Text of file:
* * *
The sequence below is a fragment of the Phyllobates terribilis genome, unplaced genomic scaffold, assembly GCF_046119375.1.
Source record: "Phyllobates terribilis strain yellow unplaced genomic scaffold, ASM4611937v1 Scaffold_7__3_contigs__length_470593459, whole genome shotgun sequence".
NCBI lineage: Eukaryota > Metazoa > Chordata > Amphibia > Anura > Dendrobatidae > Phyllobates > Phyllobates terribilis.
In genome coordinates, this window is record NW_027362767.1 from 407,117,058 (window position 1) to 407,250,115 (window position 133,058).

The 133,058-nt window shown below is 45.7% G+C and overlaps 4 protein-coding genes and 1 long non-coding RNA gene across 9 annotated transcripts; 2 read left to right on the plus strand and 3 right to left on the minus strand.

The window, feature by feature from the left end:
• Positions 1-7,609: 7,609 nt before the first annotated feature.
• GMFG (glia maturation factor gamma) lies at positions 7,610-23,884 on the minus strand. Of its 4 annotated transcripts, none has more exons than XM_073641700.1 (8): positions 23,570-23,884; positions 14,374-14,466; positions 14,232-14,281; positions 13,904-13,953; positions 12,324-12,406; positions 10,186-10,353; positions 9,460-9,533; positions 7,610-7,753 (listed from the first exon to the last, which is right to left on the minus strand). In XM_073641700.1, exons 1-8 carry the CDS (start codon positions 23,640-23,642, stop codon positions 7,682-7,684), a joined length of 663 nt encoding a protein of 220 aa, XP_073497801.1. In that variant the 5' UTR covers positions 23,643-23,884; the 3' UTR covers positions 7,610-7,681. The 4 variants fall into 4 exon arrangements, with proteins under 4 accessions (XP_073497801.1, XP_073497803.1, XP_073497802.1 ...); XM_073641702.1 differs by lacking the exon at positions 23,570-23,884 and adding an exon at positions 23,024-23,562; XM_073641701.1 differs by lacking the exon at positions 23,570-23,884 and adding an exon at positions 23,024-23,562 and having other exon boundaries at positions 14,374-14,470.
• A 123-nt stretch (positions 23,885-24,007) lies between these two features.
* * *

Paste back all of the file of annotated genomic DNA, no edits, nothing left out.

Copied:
The sequence below is a fragment of the Phyllobates terribilis genome, unplaced genomic scaffold, assembly GCF_046119375.1.
Source record: "Phyllobates terribilis strain yellow unplaced genomic scaffold, ASM4611937v1 Scaffold_7__3_contigs__length_470593459, whole genome shotgun sequence".
NCBI lineage: Eukaryota > Metazoa > Chordata > Amphibia > Anura > Dendrobatidae > Phyllobates > Phyllobates terribilis.
In genome coordinates, this window is record NW_027362767.1 from 407,117,058 (window position 1) to 407,250,115 (window position 133,058).

The 133,058-nt window shown below is 45.7% G+C and overlaps 4 protein-coding genes and 1 long non-coding RNA gene across 9 annotated transcripts; 2 read left to right on the plus strand and 3 right to left on the minus strand.

The window, feature by feature from the left end:
• Positions 1-7,609: 7,609 nt before the first annotated feature.
• GMFG (glia maturation factor gamma) lies at positions 7,610-23,884 on the minus strand. Of its 4 annotated transcripts, none has more exons than XM_073641700.1 (8): positions 23,570-23,884; positions 14,374-14,466; positions 14,232-14,281; positions 13,904-13,953; positions 12,324-12,406; positions 10,186-10,353; positions 9,460-9,533; positions 7,610-7,753 (listed from the first exon to the last, which is right to left on the minus strand). In XM_073641700.1, exons 1-8 carry the CDS (start codon positions 23,640-23,642, stop codon positions 7,682-7,684), a joined length of 663 nt encoding a protein of 220 aa, XP_073497801.1. In that variant the 5' UTR covers positions 23,643-23,884; the 3' UTR covers positions 7,610-7,681. The 4 variants fall into 4 exon arrangements, with proteins under 4 accessions (XP_073497801.1, XP_073497803.1, XP_073497802.1 ...); XM_073641702.1 differs by lacking the exon at positions 23,570-23,884 and adding an exon at positions 23,024-23,562; XM_073641701.1 differs by lacking the exon at positions 23,570-23,884 and adding an exon at positions 23,024-23,562 and having other exon boundaries at positions 14,374-14,470.
• A 123-nt stretch (positions 23,885-24,007) lies between these two features.